12. Inhibition of preS1-hepatocyte interaction by an array of recombinant human antibodies from naturally recovered individuals

    PubMed Central

    Sankhyan, Anurag; Sharma, Chandresh; Dutta, Durgashree; Sharma, Tarang; Chosdol, Kunzang; Wakita, Takaji; Watashi, Koichi; Awasthi, Amit; Acharya, Subrat K.; Khanna, Navin; Tiwari, Ashutosh; Sinha, Subrata

    2016-01-01

    Neutralizing monoclonal antibodies are being found to be increasingly useful in viral infections. In hepatitis B infection, antibodies are proven to be useful for passive prophylaxis. The preS1 region (21–47a.a.) of HBV contains the viral hepatocyte-binding domain crucial for its attachment and infection of hepatocytes. Antibodies against this region are neutralizing and are best suited for immune-based neutralization of HBV, especially in view of their not recognizing decoy particles. Anti-preS1 (21–47a.a.) antibodies are present in serum of spontaneously recovered individuals. We generated a phage-displayed scFv library using circulating lymphocytes from these individuals and selected four preS1-peptide specific scFvs with markedly distinct sequences from this library. All the antibodies recognized the blood-derived and recombinant preS1 containing antigens. Each scFv showed a discrete binding signature, interacting with different amino acids within the preS1-peptide region. Ability to prevent binding of the preS1 protein (N-terminus 60a.a.) to HepG2 cells stably expressing hNTCP (HepG2-hNTCP-C4 cells), the HBV receptor on human hepatocytes was taken as a surrogate marker for neutralizing capacity. These antibodies inhibited preS1-hepatocyte interaction individually and even better in combination. Such a combination of potentially neutralizing recombinant antibodies with defined specificities could be used for preventing/managing HBV infections, including those by possible escape mutants. PMID:26888694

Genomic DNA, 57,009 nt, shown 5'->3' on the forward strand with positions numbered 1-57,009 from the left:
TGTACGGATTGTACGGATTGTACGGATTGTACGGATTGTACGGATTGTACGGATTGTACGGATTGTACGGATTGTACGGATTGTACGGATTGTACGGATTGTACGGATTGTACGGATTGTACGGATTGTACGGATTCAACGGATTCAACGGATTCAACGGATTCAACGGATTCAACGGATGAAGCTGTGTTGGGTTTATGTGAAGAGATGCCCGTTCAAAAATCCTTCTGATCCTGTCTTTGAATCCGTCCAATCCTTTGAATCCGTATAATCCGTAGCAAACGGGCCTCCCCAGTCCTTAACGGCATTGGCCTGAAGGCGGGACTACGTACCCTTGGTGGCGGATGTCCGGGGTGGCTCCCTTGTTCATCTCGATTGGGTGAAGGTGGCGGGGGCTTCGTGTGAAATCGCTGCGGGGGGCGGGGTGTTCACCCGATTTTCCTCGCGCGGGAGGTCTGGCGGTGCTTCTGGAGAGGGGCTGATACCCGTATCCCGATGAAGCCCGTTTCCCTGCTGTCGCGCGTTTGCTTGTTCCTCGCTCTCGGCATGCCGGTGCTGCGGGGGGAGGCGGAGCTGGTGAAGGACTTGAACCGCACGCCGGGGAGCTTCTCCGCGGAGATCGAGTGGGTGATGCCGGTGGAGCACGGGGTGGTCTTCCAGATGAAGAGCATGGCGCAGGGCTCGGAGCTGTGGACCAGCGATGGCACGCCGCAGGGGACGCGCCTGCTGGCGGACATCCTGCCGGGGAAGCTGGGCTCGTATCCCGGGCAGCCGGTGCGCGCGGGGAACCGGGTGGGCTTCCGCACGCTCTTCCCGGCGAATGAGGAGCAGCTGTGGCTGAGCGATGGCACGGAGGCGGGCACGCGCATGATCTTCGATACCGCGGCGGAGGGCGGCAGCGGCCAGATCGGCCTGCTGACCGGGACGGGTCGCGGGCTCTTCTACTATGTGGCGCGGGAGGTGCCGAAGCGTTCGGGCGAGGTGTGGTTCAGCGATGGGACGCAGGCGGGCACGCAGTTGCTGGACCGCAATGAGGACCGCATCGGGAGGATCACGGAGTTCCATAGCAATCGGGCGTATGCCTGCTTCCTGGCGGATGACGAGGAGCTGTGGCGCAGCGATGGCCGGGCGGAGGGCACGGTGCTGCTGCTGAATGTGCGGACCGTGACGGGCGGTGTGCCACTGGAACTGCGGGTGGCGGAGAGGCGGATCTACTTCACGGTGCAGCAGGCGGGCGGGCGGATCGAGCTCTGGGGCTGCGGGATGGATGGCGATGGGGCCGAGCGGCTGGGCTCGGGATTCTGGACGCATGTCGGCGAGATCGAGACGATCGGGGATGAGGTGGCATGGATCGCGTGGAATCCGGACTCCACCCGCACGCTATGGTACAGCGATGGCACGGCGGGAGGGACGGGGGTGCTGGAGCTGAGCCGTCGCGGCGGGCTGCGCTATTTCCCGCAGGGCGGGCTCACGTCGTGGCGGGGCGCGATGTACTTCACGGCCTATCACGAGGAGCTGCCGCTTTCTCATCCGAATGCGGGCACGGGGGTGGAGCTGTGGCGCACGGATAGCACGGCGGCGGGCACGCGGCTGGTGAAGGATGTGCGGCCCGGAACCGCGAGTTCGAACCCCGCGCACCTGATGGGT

13. Passive Immunization against HIV/AIDS by Antibody Gene Transfer

    PubMed Central

    Yang, Lili; Wang, Pin

    2014-01-01

    Despite tremendous efforts over the course of many years, the quest for an effective HIV vaccine by the classical method of active immunization remains largely elusive. However, two recent studies in mice and macaques have now demonstrated a new strategy designated as Vectored ImmunoProphylaxis (VIP), which involves passive immunization by viral vector-mediated delivery of genes encoding broadly neutralizing antibodies (bnAbs) for in vivo expression. Robust protection against virus infection was observed in preclinical settings when animals were given VIP to express monoclonal neutralizing antibodies. This unorthodox approach raises new promise for combating the ongoing global HIV pandemic. In this article, we survey the status of antibody gene transfer, review the revolutionary progress on isolation of extremely bnAbs, detail VIP experiments against HIV and its related virus conduced in humanized mice and macaque monkeys, and discuss the pros and cons of VIP and its opportunities and challenges towards clinical applications to control HIV/AIDS endemics. PMID:24473340

  14. Passive immunization against HIV/AIDS by antibody gene transfer.

    PubMed

    Yang, Lili; Wang, Pin

    2014-02-01

    Despite tremendous efforts over the course of many years, the quest for an effective HIV vaccine by the classical method of active immunization remains largely elusive. However, two recent studies in mice and macaques have now demonstrated a new strategy designated as Vectored ImmunoProphylaxis (VIP), which involves passive immunization by viral vector-mediated delivery of genes encoding broadly neutralizing antibodies (bnAbs) for in vivo expression. Robust protection against virus infection was observed in preclinical settings when animals were given VIP to express monoclonal neutralizing antibodies. This unorthodox approach raises new promise for combating the ongoing global HIV pandemic. In this article, we survey the status of antibody gene transfer, review the revolutionary progress on isolation of extremely bnAbs, detail VIP experiments against HIV and its related virus conduced in humanized mice and macaque monkeys, and discuss the pros and cons of VIP and its opportunities and challenges towards clinical applications to control HIV/AIDS endemics. PMID:24473340

  15. In vivo gene targeting of IL-3 into immature hematopoietic cells through CD117 receptor mediated antibody gene delivery

    PubMed Central

    Chapel, Alain; Deas, Olivier; Bensidhoum, Morad; François, Sabine; Mouiseddine, Moubarak; Poncet, Pascal; Dürrbach, Antoine; Aigueperse, Jocelyne; Gourmelon, Patrick; Gorin, Norbert C; Hirsch, François; Thierry, Dominique

    2004-01-01